In Canada’s biggest cities, vulnerability to rising temperatures may depend on your neighbourhood

People lay in the sun on Brighton beach, during a heatwave in Brighton, Britain, July 19, 2022.PETER CZIBORRA/Reuters


What else you missed


Opinion and analysis

The Globe Editorial Board: Can Canada cut emissions without gutting the oil and gas industry? There is no other option

Kelly Cryderman: Canada’s plan for the oil and gas sector might be an overly political, unnecessary relic

Elliott Cappell: When it comes to climate change, Canada is least prepared in the places that matter most

Mike Crawley: Canada can lead the way to use renewable power to produce green hydrogen

Candace MacGibbon: Our allies need more access to Canada’s natural resources


Green Investing

According to a study by the Responsible Investment Association (RIA), Canada is a world leader in responsible investing. Among developed countries, assets under management (AUM) that qualified as green or responsible investments increased by 48 per cent in Canada between 2018 and 2020, with more than $3-trillion invested sustainably in Canada during the same time frame.

Canadians of every stripe are turning on to RI, says Patti Dolan, portfolio manager and certified responsible investment adviser with Wellington-Altus Private Wealth in Calgary, even in oil country: “there is a huge sustainability community here,” she says.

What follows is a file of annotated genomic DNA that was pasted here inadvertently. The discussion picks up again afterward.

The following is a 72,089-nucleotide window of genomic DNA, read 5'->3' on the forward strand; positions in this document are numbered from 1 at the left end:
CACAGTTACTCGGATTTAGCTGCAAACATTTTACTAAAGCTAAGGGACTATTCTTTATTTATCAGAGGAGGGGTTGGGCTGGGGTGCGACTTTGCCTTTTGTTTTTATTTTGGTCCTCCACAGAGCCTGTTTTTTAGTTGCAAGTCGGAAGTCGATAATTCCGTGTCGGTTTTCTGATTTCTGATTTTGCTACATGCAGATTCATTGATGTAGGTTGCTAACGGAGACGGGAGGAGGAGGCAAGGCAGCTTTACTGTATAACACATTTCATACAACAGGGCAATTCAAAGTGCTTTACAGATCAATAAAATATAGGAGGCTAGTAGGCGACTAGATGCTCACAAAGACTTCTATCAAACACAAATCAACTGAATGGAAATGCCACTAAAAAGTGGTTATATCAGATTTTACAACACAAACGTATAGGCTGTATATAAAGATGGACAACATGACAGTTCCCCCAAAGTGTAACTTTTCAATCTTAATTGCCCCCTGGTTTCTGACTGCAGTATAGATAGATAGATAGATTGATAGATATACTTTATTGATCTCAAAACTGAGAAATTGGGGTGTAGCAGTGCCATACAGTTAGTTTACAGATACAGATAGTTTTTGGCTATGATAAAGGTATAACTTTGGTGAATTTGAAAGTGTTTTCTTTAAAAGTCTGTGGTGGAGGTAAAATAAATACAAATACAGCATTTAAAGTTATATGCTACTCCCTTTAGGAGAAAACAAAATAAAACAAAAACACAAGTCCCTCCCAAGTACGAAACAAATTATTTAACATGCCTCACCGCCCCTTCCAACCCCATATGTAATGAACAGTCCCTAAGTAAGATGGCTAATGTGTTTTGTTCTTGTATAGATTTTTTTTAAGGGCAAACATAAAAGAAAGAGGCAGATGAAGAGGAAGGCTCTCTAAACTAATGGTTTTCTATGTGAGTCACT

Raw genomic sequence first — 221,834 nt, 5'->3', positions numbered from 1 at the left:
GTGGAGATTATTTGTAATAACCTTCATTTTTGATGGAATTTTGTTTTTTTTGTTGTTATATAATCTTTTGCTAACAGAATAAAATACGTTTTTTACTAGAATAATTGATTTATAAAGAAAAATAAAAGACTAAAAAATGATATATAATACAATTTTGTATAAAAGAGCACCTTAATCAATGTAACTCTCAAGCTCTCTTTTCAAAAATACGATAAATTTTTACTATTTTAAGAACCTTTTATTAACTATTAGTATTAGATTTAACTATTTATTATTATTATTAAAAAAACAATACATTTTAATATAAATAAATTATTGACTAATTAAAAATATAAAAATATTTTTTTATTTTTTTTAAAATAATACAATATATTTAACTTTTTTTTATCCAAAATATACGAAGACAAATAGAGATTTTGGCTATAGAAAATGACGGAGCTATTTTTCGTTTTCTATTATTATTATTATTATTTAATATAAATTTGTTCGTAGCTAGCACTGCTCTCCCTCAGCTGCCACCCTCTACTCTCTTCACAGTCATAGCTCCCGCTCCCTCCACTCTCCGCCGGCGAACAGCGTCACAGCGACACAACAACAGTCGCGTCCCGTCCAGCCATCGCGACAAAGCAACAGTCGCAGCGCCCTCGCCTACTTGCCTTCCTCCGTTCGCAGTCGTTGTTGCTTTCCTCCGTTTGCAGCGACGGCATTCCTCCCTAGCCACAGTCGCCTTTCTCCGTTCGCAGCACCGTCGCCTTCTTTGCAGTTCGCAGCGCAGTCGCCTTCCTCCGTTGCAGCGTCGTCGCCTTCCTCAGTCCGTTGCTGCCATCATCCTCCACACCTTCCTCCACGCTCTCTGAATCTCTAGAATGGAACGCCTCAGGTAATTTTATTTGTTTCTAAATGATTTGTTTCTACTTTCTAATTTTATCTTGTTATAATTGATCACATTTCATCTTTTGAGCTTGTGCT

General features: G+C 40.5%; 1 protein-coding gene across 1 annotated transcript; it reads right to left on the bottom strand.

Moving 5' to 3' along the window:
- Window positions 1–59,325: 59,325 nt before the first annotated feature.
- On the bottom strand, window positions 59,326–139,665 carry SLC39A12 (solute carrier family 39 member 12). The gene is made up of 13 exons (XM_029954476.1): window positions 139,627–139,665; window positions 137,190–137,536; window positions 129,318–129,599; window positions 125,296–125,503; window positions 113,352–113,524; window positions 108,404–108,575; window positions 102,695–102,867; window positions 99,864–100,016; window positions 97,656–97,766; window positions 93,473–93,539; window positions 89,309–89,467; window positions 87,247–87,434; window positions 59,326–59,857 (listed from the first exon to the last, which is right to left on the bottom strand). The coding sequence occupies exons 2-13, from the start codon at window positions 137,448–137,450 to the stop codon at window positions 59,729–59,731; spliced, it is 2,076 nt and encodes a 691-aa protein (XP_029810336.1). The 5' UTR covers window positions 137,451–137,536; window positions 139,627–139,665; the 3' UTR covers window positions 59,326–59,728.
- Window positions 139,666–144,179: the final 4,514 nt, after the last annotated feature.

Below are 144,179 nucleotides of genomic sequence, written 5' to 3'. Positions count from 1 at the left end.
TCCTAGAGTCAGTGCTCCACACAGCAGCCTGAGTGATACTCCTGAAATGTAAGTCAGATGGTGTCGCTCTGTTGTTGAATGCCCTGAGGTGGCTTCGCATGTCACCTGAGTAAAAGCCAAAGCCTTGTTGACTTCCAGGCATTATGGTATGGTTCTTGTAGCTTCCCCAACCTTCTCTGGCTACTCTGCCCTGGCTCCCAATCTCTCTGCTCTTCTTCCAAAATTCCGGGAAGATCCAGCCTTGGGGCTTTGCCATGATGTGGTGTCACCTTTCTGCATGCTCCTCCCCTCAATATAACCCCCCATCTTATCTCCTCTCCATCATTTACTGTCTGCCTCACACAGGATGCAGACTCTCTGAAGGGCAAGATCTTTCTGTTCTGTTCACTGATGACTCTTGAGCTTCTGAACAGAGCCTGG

And, as investors seek to reward strong ESG performers, Canadian publicly traded companies are becoming more diligent about improving and sharing details about their practices, which is critical, with ESG credibility currently under fire. These companies aren’t just doing it because investors demand it, Ms. Dolan says. Sustainability also makes sense for their long-term bottom line. “What I find is companies with really good ESG practices are more resilient,” she says.


Making waves

We will be taking a break from publishing profiles this summer! But we’re still looking for great people to feature. Get in touch with us to have someone included in our “making waves” section for after Labour Day.

Do you know an engaged individual? Someone who represents the real engines pursuing change in the country? Email us at GlobeClimate@globeandmail.com to tell us about them.


Photo of the week

A seal eats from an icicle with frozen fish on a hot day at Bioparco di Roma, in Rome, Tuesday, July 19, 2022. Zookeepers at the Bioparco often give animals ice blocks with either fruit or meat inside on hot summer days.Andrew Medichini/The Associated Press


Guides and Explainers


Catch up on Globe Climate (make H3)